In an effort to increase support for local acts and new musicians, the Carolina Union Activities Board hosted a live showcase Thursday in the Union Cabaret.
The evening opened with the Chapel Hill bands Cities and Boxbomb, followed by Winston-Salem natives Evoka.
Bryan Hollander, chairman of CUAB’s New Sounds Committee, helped organized the event. Part of his position, he said, is responding to the University’s high demand for live music on campus.
Three CUAB committees deal with bringing music to the student body.
“My committee is more focused on local music and exposing UNC students to the North Carolina music scene,” he said.
After two successful music showcases at the Great Hall this year, CUAB members chose to host the event in the newly renovated Cabaret theater, located in the basement of the Student Union. Hollander said the venue was better suited for the show’s local-rock format.
CUAB recently has increased its focus on providing students with high-quality performances at little or no cost.
Nonstudents had to pay $3 to get into the show.
“We get a small portion of all student fees, and our charge as CUAB is to use that money through educational and entertainment opportunities for students,” Hollander said.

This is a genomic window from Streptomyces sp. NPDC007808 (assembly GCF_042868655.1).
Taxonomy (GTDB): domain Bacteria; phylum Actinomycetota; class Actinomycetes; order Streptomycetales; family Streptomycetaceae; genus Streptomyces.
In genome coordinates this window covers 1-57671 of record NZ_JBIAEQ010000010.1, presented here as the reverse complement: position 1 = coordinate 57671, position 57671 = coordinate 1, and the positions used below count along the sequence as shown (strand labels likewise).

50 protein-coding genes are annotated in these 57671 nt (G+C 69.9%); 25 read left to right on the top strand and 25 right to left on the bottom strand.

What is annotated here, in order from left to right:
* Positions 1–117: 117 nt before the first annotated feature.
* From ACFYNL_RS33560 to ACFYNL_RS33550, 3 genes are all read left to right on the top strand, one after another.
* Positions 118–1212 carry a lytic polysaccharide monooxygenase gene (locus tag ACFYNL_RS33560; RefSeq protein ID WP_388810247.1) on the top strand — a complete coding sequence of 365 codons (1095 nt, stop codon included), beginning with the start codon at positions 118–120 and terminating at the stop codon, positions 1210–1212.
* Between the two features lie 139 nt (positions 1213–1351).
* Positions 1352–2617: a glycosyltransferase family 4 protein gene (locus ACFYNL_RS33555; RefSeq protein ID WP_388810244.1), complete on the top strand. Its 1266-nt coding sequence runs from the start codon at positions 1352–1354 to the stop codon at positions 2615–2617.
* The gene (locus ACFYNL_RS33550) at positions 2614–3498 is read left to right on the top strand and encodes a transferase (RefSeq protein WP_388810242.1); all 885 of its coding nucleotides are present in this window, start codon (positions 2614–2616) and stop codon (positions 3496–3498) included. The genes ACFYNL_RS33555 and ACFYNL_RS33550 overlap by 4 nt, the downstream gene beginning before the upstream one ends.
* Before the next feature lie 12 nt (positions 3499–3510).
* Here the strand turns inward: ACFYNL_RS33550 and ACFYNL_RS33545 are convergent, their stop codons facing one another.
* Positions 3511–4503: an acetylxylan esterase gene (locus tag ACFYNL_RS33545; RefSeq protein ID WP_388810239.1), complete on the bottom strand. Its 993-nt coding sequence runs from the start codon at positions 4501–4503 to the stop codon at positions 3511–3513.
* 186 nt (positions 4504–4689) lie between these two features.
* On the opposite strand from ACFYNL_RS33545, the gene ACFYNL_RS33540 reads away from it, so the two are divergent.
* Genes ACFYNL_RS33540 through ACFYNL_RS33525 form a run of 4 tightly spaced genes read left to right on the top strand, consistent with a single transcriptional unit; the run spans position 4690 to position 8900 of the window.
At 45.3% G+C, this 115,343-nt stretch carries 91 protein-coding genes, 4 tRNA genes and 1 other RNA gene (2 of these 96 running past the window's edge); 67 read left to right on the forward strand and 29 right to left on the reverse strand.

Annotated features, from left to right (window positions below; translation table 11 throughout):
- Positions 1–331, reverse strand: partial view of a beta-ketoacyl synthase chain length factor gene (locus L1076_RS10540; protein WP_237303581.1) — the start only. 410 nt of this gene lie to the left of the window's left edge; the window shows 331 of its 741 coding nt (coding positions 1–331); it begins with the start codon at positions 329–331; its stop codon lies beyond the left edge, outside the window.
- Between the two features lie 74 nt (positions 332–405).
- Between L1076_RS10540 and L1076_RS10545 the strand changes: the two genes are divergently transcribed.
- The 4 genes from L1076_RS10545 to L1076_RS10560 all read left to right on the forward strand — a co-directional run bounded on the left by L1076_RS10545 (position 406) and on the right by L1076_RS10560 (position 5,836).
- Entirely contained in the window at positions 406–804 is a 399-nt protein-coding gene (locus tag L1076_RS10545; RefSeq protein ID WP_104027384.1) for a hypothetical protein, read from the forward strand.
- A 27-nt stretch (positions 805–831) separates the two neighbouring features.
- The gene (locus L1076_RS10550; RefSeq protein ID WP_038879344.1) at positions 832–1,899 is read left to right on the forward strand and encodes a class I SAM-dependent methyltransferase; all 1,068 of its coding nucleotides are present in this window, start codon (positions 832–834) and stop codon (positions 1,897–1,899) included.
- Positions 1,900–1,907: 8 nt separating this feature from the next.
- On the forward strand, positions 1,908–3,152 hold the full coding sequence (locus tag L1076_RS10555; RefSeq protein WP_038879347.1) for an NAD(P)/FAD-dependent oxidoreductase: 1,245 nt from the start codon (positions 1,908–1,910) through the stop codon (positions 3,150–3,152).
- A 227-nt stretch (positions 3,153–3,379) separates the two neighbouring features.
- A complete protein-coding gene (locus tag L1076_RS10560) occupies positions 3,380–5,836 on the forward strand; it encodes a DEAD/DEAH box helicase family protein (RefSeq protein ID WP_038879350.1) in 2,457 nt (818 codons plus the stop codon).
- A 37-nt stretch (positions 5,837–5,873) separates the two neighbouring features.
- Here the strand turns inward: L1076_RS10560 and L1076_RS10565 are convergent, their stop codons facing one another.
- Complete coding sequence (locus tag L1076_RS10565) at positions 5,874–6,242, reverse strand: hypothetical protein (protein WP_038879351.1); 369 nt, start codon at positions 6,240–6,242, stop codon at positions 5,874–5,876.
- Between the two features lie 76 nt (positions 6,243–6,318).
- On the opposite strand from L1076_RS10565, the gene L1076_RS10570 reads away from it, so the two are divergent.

He said the committee is discussing plans to bring similar showcases to campus, but because of contractual obligations, he could not divulge more specific details.
Both Cities and Boxbomb are regulars at Chapel Hill venues such as Local 506 and Cat’s Cradle.
Evoka, however, is new to the Chapel Hill music community.
The bands played to a modest crowd, which by most accounts seemed to enjoy the show.
Since Hollander’s committee showed interest in the bands, he took the opportunity to showcase “a great band that’s up and coming on the North Carolina music scene but hasn’t had much exposure in Chapel Hill.”
Evoka is a four-piece ensemble consisting of singer and songwriter J.M.Taylor, drummer Bryan Ledbetter, bassist and keyboardist Pete Small, and guitarist Price Stevens — a newcomer.
The group brings a twist to the concept of modern atmospheric rock, playing off British influences ranging from Pink Floyd to more modern groups such as Radiohead and Ours.
With a frontman presence rivaling that of Radiohead’s Thom Yorke, the group could be on its way to a career on the rock circuit.
If all goes according to plan, Hollander said, CUAB will continue to bring more bands in the same vein.
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